Franchot Tone

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Stanislaus Pascal Franchot Tone

Birthplace: Niagara Falls, Niagara County, New York, United States
Death: September 18, 1968 (63)
New York, New York, United States (Lung cancer)
Immediate Family:

Son of Frank Jerome Tone, Sr. and Gertrude VanVranken Franchot
Husband of Dolores Dorn
Ex-husband of Jean Wallace; Joan Crawford and Barbara Payton
Father of Private and Thomas Jefferson Tone
Brother of Frank Jerome Tone, Jr.

Occupation: Actor
Managed by: Private User
Last Updated:
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Immediate Family

About Franchot Tone

Blue-blood, stage-trained actor Franchot Tone made his film debut in 1932. Owing to his upper-class poise and polish, Tone was pigeonholed as a tuxedoed, cafe society sophisticate in a host of mostly MGM comedies and dramas. By 1937 the tall, handsome and sensitive actor was one of Hollywood's most prominent leading men, receiving recognition for his roles in "Mutiny on the Bounty" (1935), "The Lives of a Bengal Lancer" (1935) and "Three Comrades" (1938). Too often, though, he found himself stifled in standardized romantic leads, playing consort to dynamic star actresses, especially his then-wife Joan Crawford.

Born Stanislas Pascal Franchot Tone in Niagara Falls, New York, he was the president of the Dramatic Club at Cornell University. He went to Hollywood in 1932, achieving fame in 1933, when he made seven movies in a single year. In 1935 he starred in Mutiny on the Bounty (for which he was nominated for the Academy Award for Best Actor), The Lives of a Bengal Lancer and Dangerous, opposite Bette Davis. In the same year, he married Joan Crawford; they were divorced four years later. He married and divorced three more times.

He worked steadily through the 1940s without breaking through as a major star. Save for an occasional success such as Billy Wilder's fascinating "Five Graves to Cairo" (1943) and Robert Siodmak's landmark early film noir, "Phantom Lady" (1944), Tone’s screen career was all but washed up by the early part of the next decade.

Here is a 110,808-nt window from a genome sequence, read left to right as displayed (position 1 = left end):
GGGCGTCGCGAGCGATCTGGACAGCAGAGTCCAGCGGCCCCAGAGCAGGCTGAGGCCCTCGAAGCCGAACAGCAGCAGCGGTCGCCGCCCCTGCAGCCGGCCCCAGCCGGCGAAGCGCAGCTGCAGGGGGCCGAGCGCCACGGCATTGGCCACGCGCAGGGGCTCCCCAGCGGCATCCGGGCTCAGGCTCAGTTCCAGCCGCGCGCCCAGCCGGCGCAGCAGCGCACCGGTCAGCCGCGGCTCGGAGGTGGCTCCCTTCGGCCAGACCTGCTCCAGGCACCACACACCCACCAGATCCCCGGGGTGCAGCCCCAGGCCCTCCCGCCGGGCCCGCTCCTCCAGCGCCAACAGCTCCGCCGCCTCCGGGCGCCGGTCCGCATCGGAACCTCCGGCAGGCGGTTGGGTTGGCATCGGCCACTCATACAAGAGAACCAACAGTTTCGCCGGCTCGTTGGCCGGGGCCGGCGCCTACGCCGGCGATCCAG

Tone was received unwanted publicity when he was assaulted by actor Tom Neal as the two men had an altercation over starlet Barbara Payton, whom Tone would later married. He did, though, successfully repair to the stage in the 50s and intermittently surfaced in character parts in films through the 1960s. He was especially fine as the President of the United States in Otto Preminger's fine political drama "Advise and Consent" (1962) and as the seedy, menacing nightclub owner in Arthur Penn's offbeat 1965 drama, "Mickey One". Tone was also featured in the popular TV series, "Ben Casey" (1965-66). He died two years later, in New York City.

Tone has a star on the Hollywood Walk of Fame at 6558 Hollywood Blvd.

Franchot Tone (February 27, 1905 – September 18, 1968) was an American stage, film, and television actor, star of many successful films and television series throughout his career, such as Bonanza, Wagon Train, The Twilight Zone, The Alfred Hitchcock Hour, and The Lives of a Bengal Lancer. He is perhaps best known for his role as Roger Byam in Mutiny on the Bounty, starring alongside Clark Gable and Charles Laughton.

Selected filmography

Theater appearances

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Franchot Tone's Timeline

February 27, 1905
Niagara Falls, Niagara County, New York, United States
September 16, 1945
Beverly Hills, Los Angeles County, California, United States
September 18, 1968
Age 63
New York, New York, United States